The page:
Cosmetics can be a lot of fun, but unfortunately, there’s a dark side to that glitter eye shadow. As consumers, the only insight we get into our cosmetics are how they appear, already packaged, on a store shelf. However, what we don’t see is what has to happen to make these products possible. Unfortunately, there are a number of steps along the way from factory to store that in one way or another impacts animals.
From cosmetic ingredient testing to chemicals used in products and their packaging, here are a few different ways cosmetics can potentially harm animals (and humans).
Animal Testing Concerns
Despite the fact that testing the safety of chemicals used in cosmetics is not even required by the Federal Drug Administration, 100 million animals are subjected to cruel and painful tests every year.
Animals commonly used for testing include mice, rabbits, rats, and guinea pigs. All of which have harsh experiments performed on them with no pain relief. When tests are complete, these animals are typically “disposed” of … all for the sake of proving that chemicals and compounds that have been safely applied for years are okay for human use.
Some countries, like Europe, have banned animal testing for cosmetics – proving that this can be effectively and safely done. Plus, there are animal-free tests available that are better for all living creatures and cheaper, making animal testing cruel and unnecessary. While a number of companies in the U.S. have phased out animal testing from their production process, there are still many that do not. To learn how to discern if your favorite products are tested on animals, click here.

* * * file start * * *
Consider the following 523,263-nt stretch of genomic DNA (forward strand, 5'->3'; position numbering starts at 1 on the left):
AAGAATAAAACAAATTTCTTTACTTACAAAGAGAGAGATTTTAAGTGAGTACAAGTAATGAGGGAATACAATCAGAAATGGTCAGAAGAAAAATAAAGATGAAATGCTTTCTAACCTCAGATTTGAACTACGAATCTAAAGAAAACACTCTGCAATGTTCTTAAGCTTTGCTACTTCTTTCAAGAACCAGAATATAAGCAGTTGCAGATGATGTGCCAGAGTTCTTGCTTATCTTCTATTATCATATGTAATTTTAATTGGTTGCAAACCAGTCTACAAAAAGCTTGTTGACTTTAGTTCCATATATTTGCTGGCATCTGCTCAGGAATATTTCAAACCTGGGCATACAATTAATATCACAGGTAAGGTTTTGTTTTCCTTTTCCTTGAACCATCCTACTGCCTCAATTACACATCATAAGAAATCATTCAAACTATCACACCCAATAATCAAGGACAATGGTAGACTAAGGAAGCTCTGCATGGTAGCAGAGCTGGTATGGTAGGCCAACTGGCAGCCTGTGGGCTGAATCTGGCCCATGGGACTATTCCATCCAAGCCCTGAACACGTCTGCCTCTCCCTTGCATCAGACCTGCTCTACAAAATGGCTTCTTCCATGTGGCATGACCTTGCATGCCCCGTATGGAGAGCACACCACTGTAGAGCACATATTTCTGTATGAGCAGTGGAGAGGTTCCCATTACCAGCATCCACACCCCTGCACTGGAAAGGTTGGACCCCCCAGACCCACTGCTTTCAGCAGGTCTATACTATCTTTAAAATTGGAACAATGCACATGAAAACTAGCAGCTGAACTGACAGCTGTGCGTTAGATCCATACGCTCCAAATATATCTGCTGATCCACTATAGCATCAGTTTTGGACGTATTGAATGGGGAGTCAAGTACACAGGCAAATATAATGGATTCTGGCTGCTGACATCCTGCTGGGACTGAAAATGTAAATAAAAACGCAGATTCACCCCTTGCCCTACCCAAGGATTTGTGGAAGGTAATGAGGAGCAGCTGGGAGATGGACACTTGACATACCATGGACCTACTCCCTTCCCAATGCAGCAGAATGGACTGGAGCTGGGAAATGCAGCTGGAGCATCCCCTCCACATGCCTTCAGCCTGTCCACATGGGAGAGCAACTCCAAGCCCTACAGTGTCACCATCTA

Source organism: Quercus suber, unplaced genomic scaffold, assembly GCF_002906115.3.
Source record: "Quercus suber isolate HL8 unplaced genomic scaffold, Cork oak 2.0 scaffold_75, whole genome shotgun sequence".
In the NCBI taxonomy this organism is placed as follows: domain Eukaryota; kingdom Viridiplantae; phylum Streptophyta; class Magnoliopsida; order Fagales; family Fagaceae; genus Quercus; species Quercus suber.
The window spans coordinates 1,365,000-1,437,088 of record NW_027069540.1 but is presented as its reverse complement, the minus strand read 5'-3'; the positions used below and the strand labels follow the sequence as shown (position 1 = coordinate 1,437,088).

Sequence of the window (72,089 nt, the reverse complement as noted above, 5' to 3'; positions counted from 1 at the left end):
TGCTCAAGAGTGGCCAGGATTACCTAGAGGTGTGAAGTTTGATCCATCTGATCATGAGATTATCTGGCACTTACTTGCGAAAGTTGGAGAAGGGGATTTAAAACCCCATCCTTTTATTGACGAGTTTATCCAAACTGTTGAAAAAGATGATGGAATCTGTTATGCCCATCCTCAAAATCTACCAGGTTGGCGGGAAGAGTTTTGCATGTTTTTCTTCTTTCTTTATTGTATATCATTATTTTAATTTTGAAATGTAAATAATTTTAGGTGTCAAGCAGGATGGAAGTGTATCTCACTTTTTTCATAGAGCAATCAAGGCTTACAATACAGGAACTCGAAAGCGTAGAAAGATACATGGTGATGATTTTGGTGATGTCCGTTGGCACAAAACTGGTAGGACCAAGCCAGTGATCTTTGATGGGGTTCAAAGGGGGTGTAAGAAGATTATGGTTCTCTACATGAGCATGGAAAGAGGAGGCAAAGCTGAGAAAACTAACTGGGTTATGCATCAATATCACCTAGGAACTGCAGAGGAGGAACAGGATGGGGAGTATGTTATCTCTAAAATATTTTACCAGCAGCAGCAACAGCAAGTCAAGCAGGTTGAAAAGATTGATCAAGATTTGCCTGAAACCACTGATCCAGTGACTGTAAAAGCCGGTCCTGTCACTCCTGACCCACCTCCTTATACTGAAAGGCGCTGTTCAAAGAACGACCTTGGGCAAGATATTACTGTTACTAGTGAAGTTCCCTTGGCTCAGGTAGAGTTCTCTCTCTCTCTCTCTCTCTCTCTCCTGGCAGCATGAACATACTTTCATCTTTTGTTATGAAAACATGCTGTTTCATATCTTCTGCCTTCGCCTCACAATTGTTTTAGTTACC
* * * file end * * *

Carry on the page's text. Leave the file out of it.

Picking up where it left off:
While the bright colors of an eyeshadow palette or the deep reds of a lipstick may be enticing, they might also be hiding some truly terrifying chemicals. The dangerous toxins used as ingredients in many beauty products include carcinogens, pesticides, and plasticizers that are also used to keep concrete soft, to name just a few.
Many cosmetics also contain chemicals called parabens. According to the David Suzuki Foundation, “Parabens can mimic estrogen, the primary female sex hormone. They have been detected in human breast cancer tissues, suggesting a possible association between parabens in cosmetics and cancer. Parabens may also interfere with male reproductive functions.”
Not exactly as alluring now, is it? What is more troubling is the fact that these chemicals don’t just disappear when you are finished using your beauty products. Everything we discard has the potential to leach its way into the natural environment, whether it goes down the drain or dumped into a landfill. Sadly, the majority of the chemicals in beauty products that are harmful to us are also harmful to animals.
The U.S. Environmental Protection Agency has flagged pharmaceuticals and personal care products (PPCPs) as “emerging contaminants of concern” for fish. In the early 2000s, the EPA started studying the presence of PPCPs in groundwater and surface water. Proceeding studies of fish found that concentrations of parabens and other PPCP chemicals can cause endocrine system disruption in fish. This can lead to reproductive and behavioral disorders, a compromised immune system, neurological problems, and even cancer. Not to mention, when other animals consume fish that are poisoned with these chemicals, they also suffer from the ramifications. Effectively, a high concentration of harmful beauty care product chemicals could damage an entire ecosystem.